Centre for Internet & Society

Ever since the Supreme Court’s judgment on Aadhaar, which prohibited the use of the 12-digit biometrics-linked unique identity number by private entities as well as its linking with phone numbers and bank accounts, telecom companies and their customers in particular are wondering what this means for them.

The blog post by Kanishk Karan was published in Scroll.in on October 18, 2018. Pranesh Prakash was quoted.

On Thursday, the Times of India reported that crores of mobile phone connections face the “prospect of disconnection” if their SIM cards are not backed up by identity documents other than Aadhaar. The report also appeared on TimesNowHindi. The reports prompted the Union government to issue a statement insisting that the disconnection concerns are “completely untrue and imaginary”. But questions still remain about what comes next.

Joint statement

The news reports said that 50 crore mobile phone customers – who had used only Aadhaar to verify their identity as part of the Know Your Customer verification process, which became mandatory for all phone numbers last year – will need to re-verify their identity using alternative documents or face disconnection. This is because the Supreme Court verdict had concluded that linking Aadhaar to mobile connections, even voluntarily, is illegal.

In a joint press statement on Thursday, the Department of Telecommunication and Unique Identification Authority of India, the body that oversees Aadhaar, refuted this claim. The statement said that a “few news reports” have tried to create “unnecessary panic” by claiming that phone numbers may be at risk of disconnection. It insisted that those customers who used only Aadhaar for their verification process could use other documents to re-verify their identities, without being worried about their phones being disconnected. “In any case her/his mobile no. will not be disconnected,” the statement said. “What Supreme Court has done is that it has prohibited issue of new SIM cards via Aadhaar eKYC process due to lack of a law. There is no direction to deactivate the old mobile phones.”

The statement made it clear that telecom companies cannot ask for Aadhaar as proof of identity when issuing new SIMs. The authorities also used the statement to clarify a few other questions that have come up following the September 26 Aadhaar verdict.

Aadhaar data

One of the big sources of confusion that the verdict created was the Aadhaar data that telecom companies had already collected while carrying out Know Your Customer verification for phone numbers over the last year. The verdict seemed to suggest that all such data needs to be deleted within a certain time frame.

But the joint statement insists that this direction only applies to UIDAI and not to telecom companies. “The Court has also not asked to delete all the eKYC data of telecom customers after six months,” it said. The statement claims that the verdict only orders the UIDAI to delete the authentication data it holds, and, in fact, says that telecom companies are mandated to keep that data and that “there is no need” for them to delete it.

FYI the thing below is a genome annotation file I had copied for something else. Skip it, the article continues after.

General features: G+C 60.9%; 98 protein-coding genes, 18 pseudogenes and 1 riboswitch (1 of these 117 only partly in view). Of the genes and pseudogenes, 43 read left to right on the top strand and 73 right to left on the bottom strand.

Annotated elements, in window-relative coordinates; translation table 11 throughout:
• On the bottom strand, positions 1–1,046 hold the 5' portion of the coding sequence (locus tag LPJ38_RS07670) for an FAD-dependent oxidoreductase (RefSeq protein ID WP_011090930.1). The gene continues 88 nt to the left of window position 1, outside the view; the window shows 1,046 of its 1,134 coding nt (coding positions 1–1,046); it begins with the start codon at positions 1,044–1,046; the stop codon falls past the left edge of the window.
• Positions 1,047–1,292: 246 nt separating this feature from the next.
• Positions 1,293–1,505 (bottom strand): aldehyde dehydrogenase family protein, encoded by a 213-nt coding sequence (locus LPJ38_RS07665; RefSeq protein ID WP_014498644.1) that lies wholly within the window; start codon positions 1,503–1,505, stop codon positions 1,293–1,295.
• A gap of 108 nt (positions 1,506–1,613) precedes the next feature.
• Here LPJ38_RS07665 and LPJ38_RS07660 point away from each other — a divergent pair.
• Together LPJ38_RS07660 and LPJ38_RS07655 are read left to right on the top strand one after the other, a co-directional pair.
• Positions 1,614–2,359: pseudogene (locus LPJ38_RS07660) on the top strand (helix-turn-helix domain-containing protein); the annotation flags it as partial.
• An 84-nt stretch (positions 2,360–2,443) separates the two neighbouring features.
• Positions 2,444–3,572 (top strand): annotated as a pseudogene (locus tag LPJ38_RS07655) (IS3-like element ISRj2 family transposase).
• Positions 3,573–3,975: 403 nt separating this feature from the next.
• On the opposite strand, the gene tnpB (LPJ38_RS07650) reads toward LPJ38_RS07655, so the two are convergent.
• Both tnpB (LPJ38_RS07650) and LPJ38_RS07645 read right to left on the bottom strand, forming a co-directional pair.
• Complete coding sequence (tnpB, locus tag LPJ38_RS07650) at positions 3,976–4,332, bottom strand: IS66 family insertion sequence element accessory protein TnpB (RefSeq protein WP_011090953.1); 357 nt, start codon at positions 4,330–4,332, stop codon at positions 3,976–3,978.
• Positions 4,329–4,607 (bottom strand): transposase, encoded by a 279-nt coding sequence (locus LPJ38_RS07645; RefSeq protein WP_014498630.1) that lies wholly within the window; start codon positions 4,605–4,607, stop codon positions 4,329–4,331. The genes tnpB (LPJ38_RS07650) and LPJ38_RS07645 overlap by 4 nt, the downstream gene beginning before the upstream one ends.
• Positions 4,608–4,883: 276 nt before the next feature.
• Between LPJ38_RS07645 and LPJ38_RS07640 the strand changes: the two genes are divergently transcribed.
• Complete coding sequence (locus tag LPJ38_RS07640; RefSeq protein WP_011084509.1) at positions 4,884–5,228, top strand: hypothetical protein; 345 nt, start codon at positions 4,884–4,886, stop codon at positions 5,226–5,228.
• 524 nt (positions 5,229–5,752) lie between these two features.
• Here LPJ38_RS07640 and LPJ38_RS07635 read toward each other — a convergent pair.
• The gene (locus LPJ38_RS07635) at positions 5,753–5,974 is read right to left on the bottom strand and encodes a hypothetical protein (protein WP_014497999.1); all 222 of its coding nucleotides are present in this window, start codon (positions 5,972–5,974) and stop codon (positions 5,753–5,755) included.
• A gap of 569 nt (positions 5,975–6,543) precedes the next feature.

But not everyone agrees with this interpretation of the judgment.

Prasanna S, one of the lawyers who appeared on behalf of those petitioning against Aadhaar in the Supreme Court, said that the statement’s claim that telecoms do not need to delete Aadhaar data is wrong.

The Aadhaar ruling was a 4:1 majority judgment with Justice DY Chandrachud the sole dissident.

“The government and Telecom Regulatory Authority of India [should have issued] direction on the directive given by the Supreme Court to delete data within two weeks,” he said, referring to the portion of Chandrachud’s dissenting opinion in the verdict. Chandrachud had disagreed with the majority on a number of issues. But all five judges on the bench had agreed that linking Aadhaar to phone numbers was unconstitutional and posed a grave threat to privacy, liberty and autonomy of individuals. In his order, Chandrachud issued directions for Aadhaar data to be deleted within two weeks, which some lawyers believe should be binding even though it was in the dissenting opinion.

New authentication app

Since telecom companies can no longer use Aadhaar-based verification to authenticate new customers, the statement also said that the Department of Telecom and UIDAI are working on a mobile application that will perform the gask instead. According to the statement, when carrying out the authentication of a new SIM, the application will capture a “live photograph”, including location coordinates and a time stamp. Along with the live photograph, the application will require other government-issued identification documents such as voter ID or passport.

While that may solve the problem of having a simple authentication process instead of Aadhaar, questions have been raised about whether this procedure is vulnerable to fraud.

Pranesh Prakash, a fellow at the Centre for Internet and Society, said as of now it is unclear how the government would find a way to prevent “a single live photo being used multiple times”. If the same photo is used for issuing three SIM cards by the agent, would the government be any wiser, he wondered. Prakash said that, rather than the technology infrastructure, the important area to focus here is the security loopholes in the identity verification process.

Earlier this year, UIDAI had introduced a number of new provisions, including the virtual ID and face authentication, saying it will make fraud and data leaks less likely, as well as make it easier for those who are facing trouble with biometric authentication. Later, the directive was put on hold by the Department of Telecom. Thursday’s statement suggests a similar application, using live photos, but does not say when this technology will be rolled out.

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